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    ABSTRACT: InAs quantum dot (QD) layers grown by molecular-beam epitaxy were investigated by transmission electron microscopy (TEM) and photoluminescence (PL) spectroscopy. To achieve the highest possible In concentration in the QDs, InGaAs (instead of GaAs) cap layers with different In concentrations were deposited after the growth of the InAs QD layer. We combine different TEM techniques to determine the shape, size, and composition of the QDs. By applying a post-processing procedure, we are able to reconstruct the In concentration in the QDs which is measured too low in TEM due to the embedding of the QDs in material with lower In concentration and averaging along the finite TEM sample thickness. The determination of the composition of the layers on an atomic scale shows that the In concentration in the QDs increases in growth direction and reaches values up to 90%. Redistribution of indium during the InGaAs cap layer growth leads to a decrease of the In concentration in the cap layer with respect to the nominal In concentration. The observed redshift of the PL peak with increasing In concentration in the cap layer is attributed to the enlargement of island size and the change of the strain in the QD layers.
    Journal of Applied Physics 04/2008; 103(8):083532-083532-8. · 2.21 Impact Factor
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    ABSTRACT: We have studied the crystal structure of GaAs nanowhiskers grown by molecular beam epitaxy (MBE) on gold-activated GaAs(111)B substrates. The results of reflection high-energy electron diffraction and transmission electron microscopy showed that the MBE-grown GaAs nanowhiskers can form a crystal structure of sphalerite, wurtzite, or an intermediate phase close to 4H polytype, depending on the deposition conditions and the size of catalyst droplets. The results are interpreted within the framework of a thermodynamic model.
    Technical Physics Letters 01/2008; 34(6):538-541. · 0.56 Impact Factor
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    ABSTRACT: We report on the investigation of CdSe/ZnSe heterostructures by transmission electron microscopy (TEM) and photoluminescence spectroscopy (PL). CdSe layers with nominal thicknesses tCdSe between 0.5 and 8 monolayers (ML) were embedded in a ZnSe matrix and grown on a GaAs(001) substrate by molecular-beam epitaxy at 280 °C. The Cd-distribution was obtained from high-resolution TEM lattice fringe images using composition evaluation by lattice fringe analysis technique. The measured minimum, average and maximum Cd-concentrations and the overall CdSe contents in the layers increase with the nominal CdSe layer thickness and reach a constant value at tCdSe = 4 ML. The measured CdSe content in the regions with the maximal Cd-concentration continues to increase for tCdSe ≥ 5 ML. The increasing of measured Cd-concentrations/CdSe contents is correlated with a red shift of PL spectra. In the CdSe layers with tCdSe ≥ 5 ML, formation of defects is observed. The increasing density of defects and decreasing intensity of PL spectra with tCdSe suggest that the critical thickness for defect formation during CdSe growth on the ZnSe(001) is between 4 ML and 5 ML. (© 2008 WILEY-VCH Verlag GmbH & Co. KGaA, Weinheim)
    physica status solidi (a) 01/2008; 205(12):2892-2897. · 1.21 Impact Factor
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    ABSTRACT: We present a detailed transmission electron microscopy study of the structure and distribution of self-organized Fe-rich nanocrystals in (Ga,Fe)N grown via metal-organic vapor phase epitaxy (MOVPE). In samples with a concentration of magnetic ions above the solubility limit-x >= 0.4%-of Fe in GaN at the growth conditions we can identify three different phases of the Fe-rich enclosures, namely: (a) alpha-Fe segregated in proximity of the surface, (b) epsilon-Fe3N in the volume beneath, though well above the nominal interface between the undoped GaN buffer and the Fe-doped overlayer, and (c) nanocrystals at an intermediate location showing the presence of adjacent alpha-Fe and epsilon-Fe3N. These observations suggest that nitrogen evaporation at the growing surface play an important role in the formation of Fe-rich phases. The occurrence of alpha-Fe and epsilon-Fe3N in the same nanocrystal indicates that the two phases are actually correlated: phase separation may first lead to the precipitation of epsilon-Fe3N which inherits the hexagonal structure of GaN but generates misfit dislocations, and then a further depletion of nitrogen promotes the conversion of epsilon-Fe3N into alpha-Fe. (C) 2008 Elsevier B.V. All rights reserved.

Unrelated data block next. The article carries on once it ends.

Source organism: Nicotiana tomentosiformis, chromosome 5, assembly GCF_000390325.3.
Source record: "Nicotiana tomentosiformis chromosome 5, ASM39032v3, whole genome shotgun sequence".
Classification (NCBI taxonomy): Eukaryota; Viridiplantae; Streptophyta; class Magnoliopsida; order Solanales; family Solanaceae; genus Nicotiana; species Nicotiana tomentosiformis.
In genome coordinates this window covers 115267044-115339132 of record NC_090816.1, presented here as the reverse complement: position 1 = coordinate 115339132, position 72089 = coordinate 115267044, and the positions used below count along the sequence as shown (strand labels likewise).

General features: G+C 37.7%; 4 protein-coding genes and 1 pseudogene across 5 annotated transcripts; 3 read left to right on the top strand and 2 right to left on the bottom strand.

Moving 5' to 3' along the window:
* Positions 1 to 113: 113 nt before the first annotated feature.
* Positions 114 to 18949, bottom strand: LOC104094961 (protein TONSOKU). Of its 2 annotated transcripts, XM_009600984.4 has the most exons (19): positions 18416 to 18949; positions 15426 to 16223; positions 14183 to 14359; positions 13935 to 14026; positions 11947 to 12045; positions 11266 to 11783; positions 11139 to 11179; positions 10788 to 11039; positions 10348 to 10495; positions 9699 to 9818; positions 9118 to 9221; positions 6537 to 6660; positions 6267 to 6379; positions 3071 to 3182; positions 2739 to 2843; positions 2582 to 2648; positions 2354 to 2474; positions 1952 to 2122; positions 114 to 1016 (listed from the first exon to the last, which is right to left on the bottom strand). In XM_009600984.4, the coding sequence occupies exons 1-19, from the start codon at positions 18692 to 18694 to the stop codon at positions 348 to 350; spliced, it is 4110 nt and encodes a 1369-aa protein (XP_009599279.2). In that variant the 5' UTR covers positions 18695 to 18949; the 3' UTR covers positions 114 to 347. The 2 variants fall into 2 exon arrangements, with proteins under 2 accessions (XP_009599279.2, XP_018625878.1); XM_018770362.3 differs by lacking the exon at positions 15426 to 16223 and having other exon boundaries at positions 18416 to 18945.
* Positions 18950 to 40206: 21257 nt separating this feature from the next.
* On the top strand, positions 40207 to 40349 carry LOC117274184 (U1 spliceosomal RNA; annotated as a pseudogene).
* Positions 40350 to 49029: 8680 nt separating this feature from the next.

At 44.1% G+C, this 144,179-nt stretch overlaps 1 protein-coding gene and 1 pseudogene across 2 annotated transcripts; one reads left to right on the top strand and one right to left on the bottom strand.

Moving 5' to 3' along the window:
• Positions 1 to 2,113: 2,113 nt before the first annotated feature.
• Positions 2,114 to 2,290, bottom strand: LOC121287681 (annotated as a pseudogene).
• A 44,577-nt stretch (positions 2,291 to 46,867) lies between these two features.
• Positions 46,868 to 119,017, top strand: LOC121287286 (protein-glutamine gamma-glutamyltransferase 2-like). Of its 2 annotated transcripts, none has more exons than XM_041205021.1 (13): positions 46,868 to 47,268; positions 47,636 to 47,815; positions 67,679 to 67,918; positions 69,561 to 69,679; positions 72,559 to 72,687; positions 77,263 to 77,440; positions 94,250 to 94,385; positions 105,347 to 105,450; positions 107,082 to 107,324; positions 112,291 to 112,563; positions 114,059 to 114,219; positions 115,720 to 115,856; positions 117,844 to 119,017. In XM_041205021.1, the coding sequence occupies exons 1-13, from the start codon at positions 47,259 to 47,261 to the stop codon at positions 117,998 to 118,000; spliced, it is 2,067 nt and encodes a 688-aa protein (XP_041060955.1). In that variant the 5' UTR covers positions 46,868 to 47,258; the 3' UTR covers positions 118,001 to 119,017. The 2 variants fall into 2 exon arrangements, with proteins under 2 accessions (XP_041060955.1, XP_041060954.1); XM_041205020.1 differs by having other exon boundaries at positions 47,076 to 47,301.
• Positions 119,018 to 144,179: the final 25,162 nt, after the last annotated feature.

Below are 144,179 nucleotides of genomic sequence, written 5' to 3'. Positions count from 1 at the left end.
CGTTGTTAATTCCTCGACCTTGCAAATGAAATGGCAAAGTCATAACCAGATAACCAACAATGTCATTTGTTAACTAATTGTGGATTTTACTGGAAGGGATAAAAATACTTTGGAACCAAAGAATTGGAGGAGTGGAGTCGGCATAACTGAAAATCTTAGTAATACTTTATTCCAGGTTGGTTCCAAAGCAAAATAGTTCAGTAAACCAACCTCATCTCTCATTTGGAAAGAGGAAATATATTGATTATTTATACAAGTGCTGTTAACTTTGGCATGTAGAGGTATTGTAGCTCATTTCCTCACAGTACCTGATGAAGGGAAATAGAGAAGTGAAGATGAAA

JOURNAL OF CRYSTAL GROWTH. 01/2008; 310(14):3294-3298.
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    ABSTRACT: The influence of the conditions during growth of InAs/GaAs quantum-dot structures on GaAs(001) by molecular-beam epitaxy was investigated systematically with respect to achieving quantum-dot photoluminescence in the 1 eV range. The growth temperature, As flux, growth rate, InAs deposit, and growth interruption time before cap layer growth were varied. Photoluminescence spectroscopy and transmission electron microscopy were used to study the optical and structural properties. Large InAs quantum dots with photoluminescence in the 1 eV range were obtained at a low growth rate of 0.0056 ML/s. Analyzing in particular the low-growth-rate regime, we found that an InAs deposition of at least 2.4 ML and a growth temperature of 500−510 °C were crucial to obtain large quantum dots with a high size uniformity. Composition analyses by transmission electron microscopy revealed a significantly higher In concentration in the quantum dots grown at low growth rate compared to high-growth-rate samples.
    Journal of Applied Physics 10/2007; 102(7):073511-073511-9. · 2.21 Impact Factor

Publication Stats

608 Citations
155.48 Total Impact Points

Institutions

  • 1999–2012
    • Karlsruhe Institute of Technology
      • • Laboratory for Electron Microscopy
      • • Institute of Applied Physics
      Carlsruhe, Baden-Württemberg, Germany
  • 2006
    • Russian Academy of Sciences
      • Ioffe Physical-Technical Institute
      Moskva, Moscow, Russia
  • 2005
    • Technische Universität Dortmund
      Dortmund, North Rhine-Westphalia, Germany
  • 2000
    • Universität Paderborn
      • Department of Physics
      Paderborn, North Rhine-Westphalia, Germany
    • Technische Universität Berlin
      • Department of solid state Physics
      Berlin, Land Berlin, Germany
    • Tohoku University
      • Institute for Materials Research
      Sendai, Kagoshima-ken, Japan